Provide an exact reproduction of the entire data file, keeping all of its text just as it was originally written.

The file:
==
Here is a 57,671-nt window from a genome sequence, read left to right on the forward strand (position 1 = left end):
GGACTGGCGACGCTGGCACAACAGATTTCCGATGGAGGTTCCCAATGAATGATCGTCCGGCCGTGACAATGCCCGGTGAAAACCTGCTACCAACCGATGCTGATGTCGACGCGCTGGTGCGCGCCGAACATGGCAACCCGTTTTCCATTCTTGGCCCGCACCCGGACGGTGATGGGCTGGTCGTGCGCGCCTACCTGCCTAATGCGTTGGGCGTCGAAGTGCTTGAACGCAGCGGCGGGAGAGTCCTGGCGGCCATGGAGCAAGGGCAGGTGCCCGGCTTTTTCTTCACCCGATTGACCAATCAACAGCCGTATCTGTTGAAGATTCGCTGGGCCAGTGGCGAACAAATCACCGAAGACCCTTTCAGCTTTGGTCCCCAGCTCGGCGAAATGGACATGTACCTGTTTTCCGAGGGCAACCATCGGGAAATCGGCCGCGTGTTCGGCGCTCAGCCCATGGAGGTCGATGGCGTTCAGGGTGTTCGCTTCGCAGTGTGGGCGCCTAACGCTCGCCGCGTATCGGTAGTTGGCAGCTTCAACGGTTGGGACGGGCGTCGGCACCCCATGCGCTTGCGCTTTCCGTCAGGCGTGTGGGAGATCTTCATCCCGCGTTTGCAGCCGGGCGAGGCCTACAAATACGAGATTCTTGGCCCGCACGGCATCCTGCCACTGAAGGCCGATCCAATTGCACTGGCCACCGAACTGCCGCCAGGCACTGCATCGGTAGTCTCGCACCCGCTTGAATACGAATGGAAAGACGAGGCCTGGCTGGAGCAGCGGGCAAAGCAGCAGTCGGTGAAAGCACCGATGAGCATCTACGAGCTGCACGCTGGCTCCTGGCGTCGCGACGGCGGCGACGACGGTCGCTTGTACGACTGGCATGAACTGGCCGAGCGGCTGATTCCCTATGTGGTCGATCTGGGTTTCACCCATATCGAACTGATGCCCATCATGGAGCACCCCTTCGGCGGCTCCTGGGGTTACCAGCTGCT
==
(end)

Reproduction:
Here is a 57,671-nt window from a genome sequence, read left to right on the forward strand (position 1 = left end):
GGACTGGCGACGCTGGCACAACAGATTTCCGATGGAGGTTCCCAATGAATGATCGTCCGGCCGTGACAATGCCCGGTGAAAACCTGCTACCAACCGATGCTGATGTCGACGCGCTGGTGCGCGCCGAACATGGCAACCCGTTTTCCATTCTTGGCCCGCACCCGGACGGTGATGGGCTGGTCGTGCGCGCCTACCTGCCTAATGCGTTGGGCGTCGAAGTGCTTGAACGCAGCGGCGGGAGAGTCCTGGCGGCCATGGAGCAAGGGCAGGTGCCCGGCTTTTTCTTCACCCGATTGACCAATCAACAGCCGTATCTGTTGAAGATTCGCTGGGCCAGTGGCGAACAAATCACCGAAGACCCTTTCAGCTTTGGTCCCCAGCTCGGCGAAATGGACATGTACCTGTTTTCCGAGGGCAACCATCGGGAAATCGGCCGCGTGTTCGGCGCTCAGCCCATGGAGGTCGATGGCGTTCAGGGTGTTCGCTTCGCAGTGTGGGCGCCTAACGCTCGCCGCGTATCGGTAGTTGGCAGCTTCAACGGTTGGGACGGGCGTCGGCACCCCATGCGCTTGCGCTTTCCGTCAGGCGTGTGGGAGATCTTCATCCCGCGTTTGCAGCCGGGCGAGGCCTACAAATACGAGATTCTTGGCCCGCACGGCATCCTGCCACTGAAGGCCGATCCAATTGCACTGGCCACCGAACTGCCGCCAGGCACTGCATCGGTAGTCTCGCACCCGCTTGAATACGAATGGAAAGACGAGGCCTGGCTGGAGCAGCGGGCAAAGCAGCAGTCGGTGAAAGCACCGATGAGCATCTACGAGCTGCACGCTGGCTCCTGGCGTCGCGACGGCGGCGACGACGGTCGCTTGTACGACTGGCATGAACTGGCCGAGCGGCTGATTCCCTATGTGGTCGATCTGGGTTTCACCCATATCGAACTGATGCCCATCATGGAGCACCCCTTCGGCGGCTCCTGGGGTTACCAGCTGCT